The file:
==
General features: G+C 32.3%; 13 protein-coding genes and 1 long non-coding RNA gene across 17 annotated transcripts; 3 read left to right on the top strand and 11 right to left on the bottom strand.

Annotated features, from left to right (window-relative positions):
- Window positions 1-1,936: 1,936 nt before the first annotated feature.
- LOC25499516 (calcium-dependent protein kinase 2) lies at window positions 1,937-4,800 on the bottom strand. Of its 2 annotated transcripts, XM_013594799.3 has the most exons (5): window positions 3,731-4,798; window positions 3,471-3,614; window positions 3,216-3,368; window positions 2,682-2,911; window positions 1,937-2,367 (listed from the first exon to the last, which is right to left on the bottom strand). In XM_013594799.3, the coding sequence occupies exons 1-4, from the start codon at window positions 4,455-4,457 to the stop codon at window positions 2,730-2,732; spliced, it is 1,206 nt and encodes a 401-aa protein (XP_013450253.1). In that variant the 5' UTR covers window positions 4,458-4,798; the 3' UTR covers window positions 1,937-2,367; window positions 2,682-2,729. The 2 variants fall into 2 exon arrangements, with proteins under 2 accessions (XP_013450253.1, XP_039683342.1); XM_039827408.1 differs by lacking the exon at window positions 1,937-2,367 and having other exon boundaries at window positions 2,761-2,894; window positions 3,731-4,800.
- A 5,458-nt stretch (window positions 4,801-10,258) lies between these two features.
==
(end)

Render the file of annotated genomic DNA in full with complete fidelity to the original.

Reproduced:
General features: G+C 32.3%; 13 protein-coding genes and 1 long non-coding RNA gene across 17 annotated transcripts; 3 read left to right on the top strand and 11 right to left on the bottom strand.

Annotated features, from left to right (window-relative positions):
- Window positions 1-1,936: 1,936 nt before the first annotated feature.
- LOC25499516 (calcium-dependent protein kinase 2) lies at window positions 1,937-4,800 on the bottom strand. Of its 2 annotated transcripts, XM_013594799.3 has the most exons (5): window positions 3,731-4,798; window positions 3,471-3,614; window positions 3,216-3,368; window positions 2,682-2,911; window positions 1,937-2,367 (listed from the first exon to the last, which is right to left on the bottom strand). In XM_013594799.3, the coding sequence occupies exons 1-4, from the start codon at window positions 4,455-4,457 to the stop codon at window positions 2,730-2,732; spliced, it is 1,206 nt and encodes a 401-aa protein (XP_013450253.1). In that variant the 5' UTR covers window positions 4,458-4,798; the 3' UTR covers window positions 1,937-2,367; window positions 2,682-2,729. The 2 variants fall into 2 exon arrangements, with proteins under 2 accessions (XP_013450253.1, XP_039683342.1); XM_039827408.1 differs by lacking the exon at window positions 1,937-2,367 and having other exon boundaries at window positions 2,761-2,894; window positions 3,731-4,800.
- A 5,458-nt stretch (window positions 4,801-10,258) lies between these two features.